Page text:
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This interested me as yet another sign of Tesco responding to online opportunities, in this case by opening a marketplace to sell products from other retailers as part of its Tesco Direct offering. Currently marketplace sellers aren’t explicitly featured as in Amazon product listings, instead, it’s folded into search results for some products:
It looks as if Tesco are testing how to best integrate the marketplace approach now, as part of a soft-launch.
I was also interested that at the show Tesco talked about how the marketplace supported Tesco's core business strategy to support long-term growth. I thought it would be useful to present as often examples of business strategy are not usually published in annual reports and the like and it’s useful to learn.
Rather than creating a new strategy each year, Tesco has a series of common strategy elements that it adds to each year. The online marketplace initiative is one example of this.
It's well-known that Tesco is not currently delivering the financial performance it has previously, the original strategic principles were set out in 1997 when Tesco set out a strategy to grow the core business and diversify with new products and services in existing and new markets (some of you will recognise these strategic goals as part of the review using the Ansoff matrix). It's a good example of strategy development because of the focus on where growth is going to come from.
Since then, this strategy enabled Tesco to grow by entering expanding markets in the UK – such as financial services, general merchandise and telecoms – and new markets abroad, initially in Europe and Asia and more recently in the United States. The strategy now has seven parts and is refined to apply to our five business segments – the UK, Asia, Europe, the United States and Tesco Bank.
Here I will outline the main elements of the Tesco business strategy showing, where relevant, how it is aligned with digital strategy. This is a classic method of developing a digital strategy - to score different strategic options for digital marketing based on how well they align with the business strategy. Of course many companies won’t have such a clearly defined strategy which is another reason for presenting this example:
The UK is still the largest business in the Group and a key driver of sales and profit. There are many opportunities for further growth and so growing the UK core.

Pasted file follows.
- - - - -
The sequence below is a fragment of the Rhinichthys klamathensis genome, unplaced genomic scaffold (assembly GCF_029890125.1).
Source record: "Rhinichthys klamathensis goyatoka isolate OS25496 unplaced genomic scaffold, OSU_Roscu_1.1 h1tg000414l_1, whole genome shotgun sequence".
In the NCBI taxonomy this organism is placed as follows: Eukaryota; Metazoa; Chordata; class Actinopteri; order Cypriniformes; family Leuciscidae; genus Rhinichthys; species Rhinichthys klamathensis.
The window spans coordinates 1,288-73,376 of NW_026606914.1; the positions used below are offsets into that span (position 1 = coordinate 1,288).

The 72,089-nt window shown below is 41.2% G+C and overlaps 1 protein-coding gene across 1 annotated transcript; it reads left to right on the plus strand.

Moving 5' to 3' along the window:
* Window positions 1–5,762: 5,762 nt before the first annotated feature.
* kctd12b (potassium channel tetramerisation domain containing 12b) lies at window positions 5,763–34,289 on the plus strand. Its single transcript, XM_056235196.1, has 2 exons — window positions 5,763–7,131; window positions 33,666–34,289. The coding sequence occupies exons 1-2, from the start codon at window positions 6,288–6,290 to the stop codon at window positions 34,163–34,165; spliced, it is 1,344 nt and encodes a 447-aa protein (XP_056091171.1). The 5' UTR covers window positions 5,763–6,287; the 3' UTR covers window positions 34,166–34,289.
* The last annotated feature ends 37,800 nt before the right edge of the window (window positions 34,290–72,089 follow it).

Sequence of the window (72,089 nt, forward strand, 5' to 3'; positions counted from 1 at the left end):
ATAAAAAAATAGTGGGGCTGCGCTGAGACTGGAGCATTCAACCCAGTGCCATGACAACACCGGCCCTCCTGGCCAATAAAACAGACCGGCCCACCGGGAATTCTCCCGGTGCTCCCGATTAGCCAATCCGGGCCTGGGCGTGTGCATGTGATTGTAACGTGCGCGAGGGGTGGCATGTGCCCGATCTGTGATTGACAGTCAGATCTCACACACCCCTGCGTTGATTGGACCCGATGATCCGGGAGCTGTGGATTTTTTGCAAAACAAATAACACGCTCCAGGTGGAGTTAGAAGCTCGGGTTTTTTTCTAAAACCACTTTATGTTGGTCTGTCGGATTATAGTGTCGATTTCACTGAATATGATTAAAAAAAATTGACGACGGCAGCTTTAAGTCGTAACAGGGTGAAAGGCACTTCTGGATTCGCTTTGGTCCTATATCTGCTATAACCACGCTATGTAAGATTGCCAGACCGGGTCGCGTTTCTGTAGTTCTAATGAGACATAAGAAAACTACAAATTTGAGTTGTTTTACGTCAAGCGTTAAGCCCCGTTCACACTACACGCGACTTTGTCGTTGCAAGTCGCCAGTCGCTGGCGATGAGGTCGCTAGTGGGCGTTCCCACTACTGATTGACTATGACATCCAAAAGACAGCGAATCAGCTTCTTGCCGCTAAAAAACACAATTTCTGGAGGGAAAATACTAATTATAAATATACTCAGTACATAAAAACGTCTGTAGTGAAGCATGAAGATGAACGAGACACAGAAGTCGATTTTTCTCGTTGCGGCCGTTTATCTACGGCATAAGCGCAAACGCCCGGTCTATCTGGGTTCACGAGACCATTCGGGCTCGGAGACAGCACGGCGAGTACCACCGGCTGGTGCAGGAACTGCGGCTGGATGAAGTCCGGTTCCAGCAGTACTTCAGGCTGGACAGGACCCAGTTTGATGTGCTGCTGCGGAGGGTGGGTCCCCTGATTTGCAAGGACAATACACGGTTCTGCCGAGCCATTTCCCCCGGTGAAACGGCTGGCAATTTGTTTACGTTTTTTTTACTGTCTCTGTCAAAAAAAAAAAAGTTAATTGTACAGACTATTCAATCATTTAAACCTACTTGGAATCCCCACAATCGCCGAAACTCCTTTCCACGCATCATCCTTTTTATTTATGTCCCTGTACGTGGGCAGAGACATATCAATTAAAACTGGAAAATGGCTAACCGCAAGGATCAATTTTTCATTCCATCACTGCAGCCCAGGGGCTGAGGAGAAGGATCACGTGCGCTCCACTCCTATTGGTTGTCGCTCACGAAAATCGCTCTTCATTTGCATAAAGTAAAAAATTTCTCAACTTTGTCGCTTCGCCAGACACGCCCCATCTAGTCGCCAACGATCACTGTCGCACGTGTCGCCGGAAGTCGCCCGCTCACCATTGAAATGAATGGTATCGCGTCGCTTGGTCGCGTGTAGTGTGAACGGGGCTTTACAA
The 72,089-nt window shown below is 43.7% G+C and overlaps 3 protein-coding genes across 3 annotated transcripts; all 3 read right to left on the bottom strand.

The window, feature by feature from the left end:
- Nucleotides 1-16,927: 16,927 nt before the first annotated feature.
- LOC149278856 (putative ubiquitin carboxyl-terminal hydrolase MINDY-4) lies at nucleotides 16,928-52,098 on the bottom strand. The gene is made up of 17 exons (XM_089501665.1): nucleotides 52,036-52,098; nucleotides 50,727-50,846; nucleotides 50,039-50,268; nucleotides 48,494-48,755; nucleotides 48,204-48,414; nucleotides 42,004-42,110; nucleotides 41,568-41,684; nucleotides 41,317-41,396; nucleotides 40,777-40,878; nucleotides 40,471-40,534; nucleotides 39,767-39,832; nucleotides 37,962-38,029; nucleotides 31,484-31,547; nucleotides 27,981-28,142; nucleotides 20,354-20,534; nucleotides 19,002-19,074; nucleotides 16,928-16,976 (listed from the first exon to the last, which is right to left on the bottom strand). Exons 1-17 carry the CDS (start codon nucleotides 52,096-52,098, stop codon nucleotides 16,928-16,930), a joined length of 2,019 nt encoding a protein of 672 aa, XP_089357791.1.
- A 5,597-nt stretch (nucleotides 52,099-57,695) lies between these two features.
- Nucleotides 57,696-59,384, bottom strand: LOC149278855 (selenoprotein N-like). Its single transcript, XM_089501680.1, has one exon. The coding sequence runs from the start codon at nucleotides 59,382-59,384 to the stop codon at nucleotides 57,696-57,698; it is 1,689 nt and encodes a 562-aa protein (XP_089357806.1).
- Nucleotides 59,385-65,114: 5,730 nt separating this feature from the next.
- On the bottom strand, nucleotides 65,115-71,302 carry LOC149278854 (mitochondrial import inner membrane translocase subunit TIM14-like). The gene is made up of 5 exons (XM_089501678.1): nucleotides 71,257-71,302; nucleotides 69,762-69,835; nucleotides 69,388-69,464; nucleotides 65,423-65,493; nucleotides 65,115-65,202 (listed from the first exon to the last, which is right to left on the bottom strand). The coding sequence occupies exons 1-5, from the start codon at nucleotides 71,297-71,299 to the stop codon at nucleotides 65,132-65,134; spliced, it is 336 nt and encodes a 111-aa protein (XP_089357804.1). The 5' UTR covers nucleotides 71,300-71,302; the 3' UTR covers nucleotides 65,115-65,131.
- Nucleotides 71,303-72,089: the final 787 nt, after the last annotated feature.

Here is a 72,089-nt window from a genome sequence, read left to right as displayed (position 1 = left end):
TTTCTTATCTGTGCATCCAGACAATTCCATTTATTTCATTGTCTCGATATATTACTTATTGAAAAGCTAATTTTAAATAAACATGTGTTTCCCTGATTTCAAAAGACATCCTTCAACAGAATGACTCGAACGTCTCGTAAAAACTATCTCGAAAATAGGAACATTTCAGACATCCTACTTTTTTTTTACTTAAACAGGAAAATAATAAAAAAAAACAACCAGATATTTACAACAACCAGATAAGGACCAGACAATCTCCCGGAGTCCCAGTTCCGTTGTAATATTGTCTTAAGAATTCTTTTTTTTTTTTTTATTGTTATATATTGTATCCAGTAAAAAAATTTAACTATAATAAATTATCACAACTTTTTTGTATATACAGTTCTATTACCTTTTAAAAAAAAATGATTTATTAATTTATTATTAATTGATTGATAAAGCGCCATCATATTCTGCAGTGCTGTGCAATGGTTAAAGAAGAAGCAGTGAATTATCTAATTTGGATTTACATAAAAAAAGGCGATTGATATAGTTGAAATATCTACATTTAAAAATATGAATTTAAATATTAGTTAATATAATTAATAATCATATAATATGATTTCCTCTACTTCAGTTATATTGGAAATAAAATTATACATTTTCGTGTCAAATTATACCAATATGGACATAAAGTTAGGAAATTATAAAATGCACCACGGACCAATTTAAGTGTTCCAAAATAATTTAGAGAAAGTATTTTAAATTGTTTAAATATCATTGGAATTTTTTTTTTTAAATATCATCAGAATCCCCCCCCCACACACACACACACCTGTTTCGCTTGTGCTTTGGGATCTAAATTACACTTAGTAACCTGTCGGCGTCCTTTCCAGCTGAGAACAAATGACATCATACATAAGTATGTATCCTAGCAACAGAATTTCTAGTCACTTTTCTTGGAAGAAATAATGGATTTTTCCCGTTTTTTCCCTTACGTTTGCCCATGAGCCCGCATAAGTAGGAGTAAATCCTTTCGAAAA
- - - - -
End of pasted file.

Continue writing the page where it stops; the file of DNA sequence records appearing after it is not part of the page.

Tesco Direct and the latest marketplace initiative are clearly aligned with this - Tesco has seen the growth of Amazon and eBay marketplace and is responding to these.
This was another the original goals from 1997 - to be a ‘successful international retailer’. In 1997, international businesses generated 1.8% of the Group’s profits, today they represent 25%.
Notice that the online channel is explicitly mentioned as supporting this strategy.
We can expect that if successful in the UK, the marketplace concept will be rolled out in other markets too.
If you want to find out more about how Tesco supports this strategy through technology I recommend following Nick Lansley’s Tech for Tesco blog. Nick was originally involved in the creation of Tesco.com and these days looks at emerging technologies such as mobile.
The Tesco Direct and marketplace strategy also supports this
Non-food services like Telecoms and Banking now account for 16% of Group total although these are mainly implemented in the UK. Tesco now say that as many of their international businesses are established, well-known brands in their local market, they aim to grow these further.
This was added in 2007; it’s apparently a response to negative perception about the brand an a corporate social responsibility push. There’s little evidence of this being supported online at a local level - the online presence is still overwhelmingly commercial. However Tesco does run wider CSR initiatives such as the Tesco charity of the year.
Tesco say: “Our brand has evolved from a logo above a few stores in the UK to a multitude of store, product and service brands across the world. Building brands gives our business more meaning with our customers. On one level, this relates to our Retail brands such as the Tesco brand itself, but it also refers to our Product brands such as F&F and Technika and our Pillar brands such as Finest and Value”.
You can see this relates to development of sub-brands to fit specific market needs. Finding methods to add value to brands is at the heart of all effective digital strategies, so we can expect Tesco expect their brand managers to use digital in this way.
It seems that by team, Tesco refer to leaders to help build the team and achieve growth rather than building a team of all employees. Again, there’s little evidence of this push online.
So, that’s the summary of the Tesco business strategy, at least the public-facing strategy. I think it shows the need for clarity in strategy and my main point, that digital strategy must be shown to support business strategy to get the recognition and resourcing it needs to be effective.
By Dave Chaffey
Dave is CEO and co-founder of Smart Insights. He is editor of the 100 templates, ebooks and courses in the digital marketing resource library created by our team of 25+ Digital Marketing experts. Our resources used by our Expert members in more than 80 countries to Map, Plan and Manage their digital marketing. For my full profile, or to connect on LinkedIn or other social networks, see the About Dave Chaffey profile page on Smart Insights.
Dave is author of 5 bestselling books on digital marketing including Emarketing Excellence and Digital Marketing: Strategy, Implementation and Practice. In 2004 he was recognised by the Chartered Institute of Marketing as one of 50 marketing ‘gurus’ worldwide who have helped shape the future of marketing.
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